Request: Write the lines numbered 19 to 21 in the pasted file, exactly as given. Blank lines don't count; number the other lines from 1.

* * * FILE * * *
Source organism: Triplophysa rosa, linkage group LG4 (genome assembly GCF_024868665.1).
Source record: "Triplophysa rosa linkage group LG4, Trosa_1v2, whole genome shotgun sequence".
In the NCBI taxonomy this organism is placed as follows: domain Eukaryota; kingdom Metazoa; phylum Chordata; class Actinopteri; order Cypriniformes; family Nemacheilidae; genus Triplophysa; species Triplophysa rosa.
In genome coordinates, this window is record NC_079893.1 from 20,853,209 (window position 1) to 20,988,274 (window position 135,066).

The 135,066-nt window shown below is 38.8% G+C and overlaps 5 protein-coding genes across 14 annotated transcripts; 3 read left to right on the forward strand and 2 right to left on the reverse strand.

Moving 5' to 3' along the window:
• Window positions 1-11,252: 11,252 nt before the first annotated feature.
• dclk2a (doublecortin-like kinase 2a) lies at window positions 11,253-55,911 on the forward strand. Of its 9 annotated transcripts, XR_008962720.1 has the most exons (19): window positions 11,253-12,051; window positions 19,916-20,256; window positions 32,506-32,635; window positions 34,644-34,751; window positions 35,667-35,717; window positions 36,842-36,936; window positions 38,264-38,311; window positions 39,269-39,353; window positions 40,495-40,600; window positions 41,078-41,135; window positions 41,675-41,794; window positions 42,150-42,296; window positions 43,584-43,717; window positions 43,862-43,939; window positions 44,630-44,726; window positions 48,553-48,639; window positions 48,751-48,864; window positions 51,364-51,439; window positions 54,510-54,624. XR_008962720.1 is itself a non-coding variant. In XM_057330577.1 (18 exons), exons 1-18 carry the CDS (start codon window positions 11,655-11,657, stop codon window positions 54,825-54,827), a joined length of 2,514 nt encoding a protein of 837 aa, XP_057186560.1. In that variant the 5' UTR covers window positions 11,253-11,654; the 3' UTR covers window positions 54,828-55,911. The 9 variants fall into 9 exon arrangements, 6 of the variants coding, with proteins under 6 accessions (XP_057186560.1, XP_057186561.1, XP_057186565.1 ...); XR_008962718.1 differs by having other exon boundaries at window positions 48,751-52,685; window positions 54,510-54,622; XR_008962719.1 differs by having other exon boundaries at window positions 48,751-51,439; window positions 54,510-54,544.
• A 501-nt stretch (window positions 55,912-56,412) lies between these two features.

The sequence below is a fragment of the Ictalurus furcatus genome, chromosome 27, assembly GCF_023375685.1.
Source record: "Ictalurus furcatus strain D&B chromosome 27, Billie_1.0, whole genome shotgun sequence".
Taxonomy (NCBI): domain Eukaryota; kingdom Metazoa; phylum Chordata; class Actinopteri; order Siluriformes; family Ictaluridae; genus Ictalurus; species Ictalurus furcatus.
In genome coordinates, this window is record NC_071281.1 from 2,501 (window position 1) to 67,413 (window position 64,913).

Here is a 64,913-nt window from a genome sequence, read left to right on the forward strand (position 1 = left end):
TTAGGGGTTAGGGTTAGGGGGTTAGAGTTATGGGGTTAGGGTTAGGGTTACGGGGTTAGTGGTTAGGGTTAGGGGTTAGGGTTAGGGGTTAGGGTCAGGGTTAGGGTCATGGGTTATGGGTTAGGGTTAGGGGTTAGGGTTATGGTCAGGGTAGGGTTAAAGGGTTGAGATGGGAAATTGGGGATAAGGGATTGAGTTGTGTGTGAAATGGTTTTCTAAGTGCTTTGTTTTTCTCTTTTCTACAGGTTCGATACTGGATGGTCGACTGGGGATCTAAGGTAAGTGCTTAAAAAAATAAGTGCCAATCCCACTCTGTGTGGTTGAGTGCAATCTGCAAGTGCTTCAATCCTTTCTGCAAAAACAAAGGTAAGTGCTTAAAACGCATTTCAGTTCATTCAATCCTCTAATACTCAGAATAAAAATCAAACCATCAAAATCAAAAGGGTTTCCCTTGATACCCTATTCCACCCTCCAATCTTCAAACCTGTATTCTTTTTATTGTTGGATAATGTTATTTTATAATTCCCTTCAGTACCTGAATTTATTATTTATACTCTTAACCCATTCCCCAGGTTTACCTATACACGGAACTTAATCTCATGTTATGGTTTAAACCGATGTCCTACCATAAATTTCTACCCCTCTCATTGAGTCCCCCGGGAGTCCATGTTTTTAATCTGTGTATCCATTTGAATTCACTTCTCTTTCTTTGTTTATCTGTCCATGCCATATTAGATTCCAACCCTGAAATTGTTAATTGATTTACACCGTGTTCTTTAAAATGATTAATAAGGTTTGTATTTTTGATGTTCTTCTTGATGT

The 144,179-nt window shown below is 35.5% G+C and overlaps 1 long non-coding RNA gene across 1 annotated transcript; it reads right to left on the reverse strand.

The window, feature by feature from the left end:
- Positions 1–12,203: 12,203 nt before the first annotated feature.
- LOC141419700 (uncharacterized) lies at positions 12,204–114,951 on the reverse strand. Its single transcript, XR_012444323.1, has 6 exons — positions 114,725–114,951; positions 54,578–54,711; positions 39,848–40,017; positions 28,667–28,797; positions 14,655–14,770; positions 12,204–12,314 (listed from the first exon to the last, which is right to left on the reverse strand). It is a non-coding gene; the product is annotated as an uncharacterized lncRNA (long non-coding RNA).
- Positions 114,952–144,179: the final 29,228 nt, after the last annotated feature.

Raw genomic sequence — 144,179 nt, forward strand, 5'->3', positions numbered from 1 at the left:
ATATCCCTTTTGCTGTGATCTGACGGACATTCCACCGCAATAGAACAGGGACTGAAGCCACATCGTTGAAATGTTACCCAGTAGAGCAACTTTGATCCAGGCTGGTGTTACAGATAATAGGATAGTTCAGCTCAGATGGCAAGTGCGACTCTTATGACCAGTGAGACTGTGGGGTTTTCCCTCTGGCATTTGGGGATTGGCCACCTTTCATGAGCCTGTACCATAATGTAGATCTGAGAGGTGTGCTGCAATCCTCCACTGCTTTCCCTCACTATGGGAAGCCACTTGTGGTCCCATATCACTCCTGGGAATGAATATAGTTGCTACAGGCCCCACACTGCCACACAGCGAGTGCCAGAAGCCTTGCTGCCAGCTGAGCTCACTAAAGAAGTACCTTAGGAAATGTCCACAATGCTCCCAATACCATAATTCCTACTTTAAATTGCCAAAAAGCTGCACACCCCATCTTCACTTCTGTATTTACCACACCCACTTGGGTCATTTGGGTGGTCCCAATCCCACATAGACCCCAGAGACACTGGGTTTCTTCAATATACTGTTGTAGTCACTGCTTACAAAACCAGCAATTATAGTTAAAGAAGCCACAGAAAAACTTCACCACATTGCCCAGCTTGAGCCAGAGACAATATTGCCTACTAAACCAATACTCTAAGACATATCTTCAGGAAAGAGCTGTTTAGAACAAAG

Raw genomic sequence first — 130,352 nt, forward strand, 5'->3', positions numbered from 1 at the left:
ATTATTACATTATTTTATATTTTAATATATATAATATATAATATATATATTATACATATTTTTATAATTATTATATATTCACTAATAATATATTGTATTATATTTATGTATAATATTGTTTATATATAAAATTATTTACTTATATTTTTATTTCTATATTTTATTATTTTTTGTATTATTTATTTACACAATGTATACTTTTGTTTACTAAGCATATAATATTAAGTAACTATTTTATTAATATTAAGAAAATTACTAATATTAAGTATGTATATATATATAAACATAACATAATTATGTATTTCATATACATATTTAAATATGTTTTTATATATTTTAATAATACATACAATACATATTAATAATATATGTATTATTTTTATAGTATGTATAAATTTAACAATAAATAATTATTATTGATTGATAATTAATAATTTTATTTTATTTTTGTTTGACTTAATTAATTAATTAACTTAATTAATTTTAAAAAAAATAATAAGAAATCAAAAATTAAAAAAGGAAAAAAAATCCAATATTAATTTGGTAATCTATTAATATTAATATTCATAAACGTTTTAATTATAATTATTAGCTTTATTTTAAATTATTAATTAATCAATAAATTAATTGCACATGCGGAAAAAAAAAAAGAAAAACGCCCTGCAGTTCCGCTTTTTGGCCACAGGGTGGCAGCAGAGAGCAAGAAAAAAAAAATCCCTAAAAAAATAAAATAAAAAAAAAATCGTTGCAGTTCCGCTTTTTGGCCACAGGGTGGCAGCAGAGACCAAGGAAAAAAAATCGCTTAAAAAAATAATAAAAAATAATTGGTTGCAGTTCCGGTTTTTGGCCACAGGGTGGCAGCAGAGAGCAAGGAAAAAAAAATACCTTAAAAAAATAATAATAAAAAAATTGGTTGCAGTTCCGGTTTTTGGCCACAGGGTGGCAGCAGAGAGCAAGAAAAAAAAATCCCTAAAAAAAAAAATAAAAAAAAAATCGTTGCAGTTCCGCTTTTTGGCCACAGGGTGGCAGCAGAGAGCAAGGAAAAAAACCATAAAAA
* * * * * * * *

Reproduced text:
- LOC141419700 (uncharacterized) lies at positions 12,204–114,951 on the reverse strand. Its single transcript, XR_012444323.1, has 6 exons — positions 114,725–114,951; positions 54,578–54,711; positions 39,848–40,017; positions 28,667–28,797; positions 14,655–14,770; positions 12,204–12,314 (listed from the first exon to the last, which is right to left on the reverse strand). It is a non-coding gene; the product is annotated as an uncharacterized lncRNA (long non-coding RNA).
- Positions 114,952–144,179: the final 29,228 nt, after the last annotated feature.

Raw genomic sequence — 144,179 nt, forward strand, 5'->3', positions numbered from 1 at the left: